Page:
It’s just after 9am in Vegas. I woke up two and half hours ago and haven’t been able to go back to sleep. Four weeks into a 6.5 week stay, there are too many faces, names, and win/loss records to keep in my head. When I shudder awake from a dream of dismembering the corpse of a very nice and dedicated poker player, I know it’s time to stay awake, the eventual fatigue be damned. I mentioned I have many stories to tell. Right now, though, the outline in my head is a bit blurry. Still, there are things in my head that want out.
“Motherfucking loser,” he muttered through a double vodka and thick undetermined accent. This guy is short, swarthy, likely in his early 40s, and a much-too-familiar face around the Amazon Ballroom.
“Floor!” The dealer, a tight-rule white boy, was having none of the fuck-talk. There are rules around here and saying fuck happens to be in violation of one, unless you’re playing in a cash game, in which case it’s okay to say cocksucking motherfucking motherfucker. However, in tournaments, saying fuck will get you ten minutes of stolen blinds and rail-steam.
Because the guy wouldn’t shut up otherwise, I was happy to see him on the rail for ten minutes. I wasn’t in the mood to hear him coffeehouse with the Asian guy at the other end of the table.
There are tons of these guys around the room. Some are fun, like the afro-topped black man who shoves online poker hats on his head and drinks brandy from a snifter. One night he told me, “If you don’t like a song, don’t listen to it.” The advice came in response to absolutely nothing I’d said. He just said it, and, at the time, I took it as some of the most sage wisdom I’d heard in days.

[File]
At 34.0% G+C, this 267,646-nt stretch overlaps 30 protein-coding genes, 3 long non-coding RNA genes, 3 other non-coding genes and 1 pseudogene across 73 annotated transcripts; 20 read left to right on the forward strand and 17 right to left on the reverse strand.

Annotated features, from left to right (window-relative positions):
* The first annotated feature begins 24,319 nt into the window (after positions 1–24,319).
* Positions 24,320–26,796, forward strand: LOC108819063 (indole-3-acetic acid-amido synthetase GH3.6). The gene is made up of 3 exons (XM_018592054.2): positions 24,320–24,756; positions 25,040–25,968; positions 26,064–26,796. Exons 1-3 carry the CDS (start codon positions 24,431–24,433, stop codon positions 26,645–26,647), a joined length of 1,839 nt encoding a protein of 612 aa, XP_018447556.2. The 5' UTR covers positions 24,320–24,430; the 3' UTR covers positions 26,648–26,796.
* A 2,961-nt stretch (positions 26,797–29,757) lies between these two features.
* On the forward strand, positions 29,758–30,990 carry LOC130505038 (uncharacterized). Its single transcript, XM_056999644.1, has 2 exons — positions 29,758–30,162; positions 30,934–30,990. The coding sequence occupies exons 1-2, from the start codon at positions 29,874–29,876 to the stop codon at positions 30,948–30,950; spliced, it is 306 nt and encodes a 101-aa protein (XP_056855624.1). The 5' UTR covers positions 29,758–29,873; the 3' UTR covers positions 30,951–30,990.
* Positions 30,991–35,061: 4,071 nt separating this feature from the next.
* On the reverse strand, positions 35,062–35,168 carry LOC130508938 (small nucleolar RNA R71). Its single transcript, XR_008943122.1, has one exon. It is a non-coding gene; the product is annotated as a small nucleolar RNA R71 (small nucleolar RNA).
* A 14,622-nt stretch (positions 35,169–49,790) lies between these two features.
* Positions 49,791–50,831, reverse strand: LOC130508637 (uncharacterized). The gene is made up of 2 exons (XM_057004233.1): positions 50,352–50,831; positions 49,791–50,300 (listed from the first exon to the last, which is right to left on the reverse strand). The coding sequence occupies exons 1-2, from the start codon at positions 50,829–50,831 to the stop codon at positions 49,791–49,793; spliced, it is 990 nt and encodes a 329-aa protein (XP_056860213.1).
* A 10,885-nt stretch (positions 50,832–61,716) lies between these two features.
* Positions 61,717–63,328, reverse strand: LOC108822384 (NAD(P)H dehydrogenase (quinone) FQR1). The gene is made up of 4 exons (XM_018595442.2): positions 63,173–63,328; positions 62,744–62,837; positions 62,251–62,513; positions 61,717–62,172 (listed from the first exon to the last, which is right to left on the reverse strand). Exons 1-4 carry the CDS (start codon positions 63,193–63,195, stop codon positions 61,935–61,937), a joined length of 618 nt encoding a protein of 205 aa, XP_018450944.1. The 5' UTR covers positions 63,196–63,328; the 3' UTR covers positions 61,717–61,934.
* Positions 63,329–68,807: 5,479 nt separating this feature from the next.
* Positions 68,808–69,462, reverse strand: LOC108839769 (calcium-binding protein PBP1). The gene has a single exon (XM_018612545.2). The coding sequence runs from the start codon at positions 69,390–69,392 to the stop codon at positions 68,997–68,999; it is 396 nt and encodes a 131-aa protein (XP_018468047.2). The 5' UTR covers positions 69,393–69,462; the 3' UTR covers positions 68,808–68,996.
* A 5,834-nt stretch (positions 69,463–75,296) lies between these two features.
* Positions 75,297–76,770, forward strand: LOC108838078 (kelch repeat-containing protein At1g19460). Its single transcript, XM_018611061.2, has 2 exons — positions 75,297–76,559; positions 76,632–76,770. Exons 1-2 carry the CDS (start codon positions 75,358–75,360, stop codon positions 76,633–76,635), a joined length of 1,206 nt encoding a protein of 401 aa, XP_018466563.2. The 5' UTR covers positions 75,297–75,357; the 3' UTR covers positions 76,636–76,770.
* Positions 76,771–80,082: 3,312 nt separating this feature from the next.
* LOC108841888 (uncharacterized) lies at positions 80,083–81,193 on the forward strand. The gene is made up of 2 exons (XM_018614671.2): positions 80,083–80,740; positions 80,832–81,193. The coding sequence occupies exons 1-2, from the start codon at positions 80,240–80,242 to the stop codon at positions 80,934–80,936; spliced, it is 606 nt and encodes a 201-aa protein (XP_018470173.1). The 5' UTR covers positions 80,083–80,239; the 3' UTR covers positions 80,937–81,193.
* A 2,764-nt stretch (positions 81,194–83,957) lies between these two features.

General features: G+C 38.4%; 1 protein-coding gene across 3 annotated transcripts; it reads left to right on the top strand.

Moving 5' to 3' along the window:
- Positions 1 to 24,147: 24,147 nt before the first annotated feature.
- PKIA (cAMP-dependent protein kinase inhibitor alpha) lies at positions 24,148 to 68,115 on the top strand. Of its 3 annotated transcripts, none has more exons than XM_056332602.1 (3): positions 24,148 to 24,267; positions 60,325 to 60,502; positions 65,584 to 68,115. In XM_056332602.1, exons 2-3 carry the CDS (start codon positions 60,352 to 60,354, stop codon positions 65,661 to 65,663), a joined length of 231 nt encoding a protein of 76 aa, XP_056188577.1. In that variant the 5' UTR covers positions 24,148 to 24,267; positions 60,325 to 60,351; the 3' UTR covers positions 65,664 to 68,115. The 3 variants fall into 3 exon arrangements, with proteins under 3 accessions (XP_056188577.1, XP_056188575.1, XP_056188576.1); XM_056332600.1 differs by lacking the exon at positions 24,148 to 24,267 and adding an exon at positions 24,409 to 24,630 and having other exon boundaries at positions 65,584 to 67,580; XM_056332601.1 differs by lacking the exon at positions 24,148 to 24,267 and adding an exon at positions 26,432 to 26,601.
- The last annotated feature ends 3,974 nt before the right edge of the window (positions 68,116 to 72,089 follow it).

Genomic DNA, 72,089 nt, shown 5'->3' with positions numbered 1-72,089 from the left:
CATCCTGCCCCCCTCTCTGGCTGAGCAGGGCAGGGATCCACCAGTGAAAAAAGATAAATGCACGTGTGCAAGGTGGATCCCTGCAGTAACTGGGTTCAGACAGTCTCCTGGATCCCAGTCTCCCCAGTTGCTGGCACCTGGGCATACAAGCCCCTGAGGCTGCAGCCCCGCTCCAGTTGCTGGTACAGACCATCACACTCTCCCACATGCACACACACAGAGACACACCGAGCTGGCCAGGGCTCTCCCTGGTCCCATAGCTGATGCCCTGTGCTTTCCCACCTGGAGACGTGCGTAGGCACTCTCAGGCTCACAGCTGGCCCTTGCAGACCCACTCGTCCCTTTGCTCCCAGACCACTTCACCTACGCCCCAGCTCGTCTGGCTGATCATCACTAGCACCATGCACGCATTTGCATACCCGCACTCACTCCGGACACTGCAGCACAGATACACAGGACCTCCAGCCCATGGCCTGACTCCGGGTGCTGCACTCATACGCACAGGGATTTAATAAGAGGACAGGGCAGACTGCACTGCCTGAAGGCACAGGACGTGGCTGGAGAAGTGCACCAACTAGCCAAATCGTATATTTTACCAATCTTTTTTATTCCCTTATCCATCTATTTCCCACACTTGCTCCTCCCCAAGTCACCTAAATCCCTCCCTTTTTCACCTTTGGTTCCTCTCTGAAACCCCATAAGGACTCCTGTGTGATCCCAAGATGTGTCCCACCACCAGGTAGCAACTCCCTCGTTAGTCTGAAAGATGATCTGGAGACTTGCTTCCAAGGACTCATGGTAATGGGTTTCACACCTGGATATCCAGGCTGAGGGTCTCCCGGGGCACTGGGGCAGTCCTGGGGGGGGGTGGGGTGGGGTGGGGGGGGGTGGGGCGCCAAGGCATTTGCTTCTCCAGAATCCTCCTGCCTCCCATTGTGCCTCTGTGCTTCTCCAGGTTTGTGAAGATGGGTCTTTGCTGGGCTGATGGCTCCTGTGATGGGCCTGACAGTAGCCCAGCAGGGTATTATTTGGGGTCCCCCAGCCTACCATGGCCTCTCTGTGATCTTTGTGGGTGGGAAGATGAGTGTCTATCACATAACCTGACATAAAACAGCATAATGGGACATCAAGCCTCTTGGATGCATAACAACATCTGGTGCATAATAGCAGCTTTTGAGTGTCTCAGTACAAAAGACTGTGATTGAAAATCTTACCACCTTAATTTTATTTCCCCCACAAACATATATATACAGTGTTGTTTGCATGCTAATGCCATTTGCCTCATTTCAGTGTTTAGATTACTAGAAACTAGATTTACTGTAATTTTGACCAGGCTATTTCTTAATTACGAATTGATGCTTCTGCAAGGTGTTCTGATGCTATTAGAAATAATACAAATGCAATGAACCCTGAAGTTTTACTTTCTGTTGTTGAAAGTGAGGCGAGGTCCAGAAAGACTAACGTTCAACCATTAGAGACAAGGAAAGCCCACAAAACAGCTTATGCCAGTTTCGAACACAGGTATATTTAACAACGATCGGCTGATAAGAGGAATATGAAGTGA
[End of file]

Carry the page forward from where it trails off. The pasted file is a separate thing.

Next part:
There’s the hillbilly. He looks to have no teeth. He has a face that would send Phillip-Morris’ stock tumbling. He wears free t-shirts and a hat that looks like it was fashioned by an old lady in Appalachia. He always looks angry, but that could be a by-product of his rtp online . He’s always here, but I’ve never seen him in a game.
There are lots of those people. Some poker players describe them as parasites. They feed on the misery that bubbles up underneath the bracelet-winning celebrations and million-dollar wins. They are sports-bettors, tax-shelters, underground businessmen who know how much money is in the room and know they can get a piece if they hustle just right.
Fuck-man is always saying fuck. It’s his adjective, his verb, his noun. He’s in games as often as he can get in. He’s a baby whale, seeming to always have money to blow, but not enough to get him in the real games. He’s the type of guy that is always allowed to buy into $500-max games for $1,500. He is action animated.
When he got back to the table, he busted out in fifteen minutes and asked the table if anyone had ever spent any time in the Clark County jail. He was drunk and ready to drive.
In the weeks since I first ran into fuck-man, I’ve taken to viewing him as the icon that symbolizes the part of the World Series of Poker that you don’t see in Harrah’s commercials.
Two nights ago, as I walked down an empty corridor, I watched the guy steal two things from a vacant vendor booth. I looked for security, but by the time I found a guard, the guy had bagged his booty and made tracks for the door, a common petty thief with a penchant for the word fuck.